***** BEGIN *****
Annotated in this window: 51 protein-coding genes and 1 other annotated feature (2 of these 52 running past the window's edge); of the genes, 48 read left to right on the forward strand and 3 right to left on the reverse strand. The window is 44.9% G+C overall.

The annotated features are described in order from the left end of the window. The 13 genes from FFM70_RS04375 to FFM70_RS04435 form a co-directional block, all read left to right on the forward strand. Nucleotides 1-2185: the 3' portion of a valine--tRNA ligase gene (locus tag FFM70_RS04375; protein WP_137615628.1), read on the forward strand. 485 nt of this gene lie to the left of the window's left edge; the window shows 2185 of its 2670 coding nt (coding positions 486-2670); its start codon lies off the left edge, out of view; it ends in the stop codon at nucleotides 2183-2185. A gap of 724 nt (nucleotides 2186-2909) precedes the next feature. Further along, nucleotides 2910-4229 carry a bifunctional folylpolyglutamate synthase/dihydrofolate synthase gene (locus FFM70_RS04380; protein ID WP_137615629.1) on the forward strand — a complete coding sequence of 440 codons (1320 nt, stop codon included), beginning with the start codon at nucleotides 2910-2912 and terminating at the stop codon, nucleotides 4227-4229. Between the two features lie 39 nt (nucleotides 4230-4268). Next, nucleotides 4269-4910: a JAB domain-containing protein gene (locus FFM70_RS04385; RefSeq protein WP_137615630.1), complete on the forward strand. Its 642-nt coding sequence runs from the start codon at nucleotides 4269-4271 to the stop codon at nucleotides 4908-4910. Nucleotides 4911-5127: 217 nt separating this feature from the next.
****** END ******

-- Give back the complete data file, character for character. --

Annotated in this window: 51 protein-coding genes and 1 other annotated feature (2 of these 52 running past the window's edge); of the genes, 48 read left to right on the forward strand and 3 right to left on the reverse strand. The window is 44.9% G+C overall.

The annotated features are described in order from the left end of the window. The 13 genes from FFM70_RS04375 to FFM70_RS04435 form a co-directional block, all read left to right on the forward strand. Nucleotides 1-2185: the 3' portion of a valine--tRNA ligase gene (locus tag FFM70_RS04375; protein WP_137615628.1), read on the forward strand. 485 nt of this gene lie to the left of the window's left edge; the window shows 2185 of its 2670 coding nt (coding positions 486-2670); its start codon lies off the left edge, out of view; it ends in the stop codon at nucleotides 2183-2185. A gap of 724 nt (nucleotides 2186-2909) precedes the next feature. Further along, nucleotides 2910-4229 carry a bifunctional folylpolyglutamate synthase/dihydrofolate synthase gene (locus FFM70_RS04380; protein ID WP_137615629.1) on the forward strand — a complete coding sequence of 440 codons (1320 nt, stop codon included), beginning with the start codon at nucleotides 2910-2912 and terminating at the stop codon, nucleotides 4227-4229. Between the two features lie 39 nt (nucleotides 4230-4268). Next, nucleotides 4269-4910: a JAB domain-containing protein gene (locus FFM70_RS04385; RefSeq protein WP_137615630.1), complete on the forward strand. Its 642-nt coding sequence runs from the start codon at nucleotides 4269-4271 to the stop codon at nucleotides 4908-4910. Nucleotides 4911-5127: 217 nt separating this feature from the next.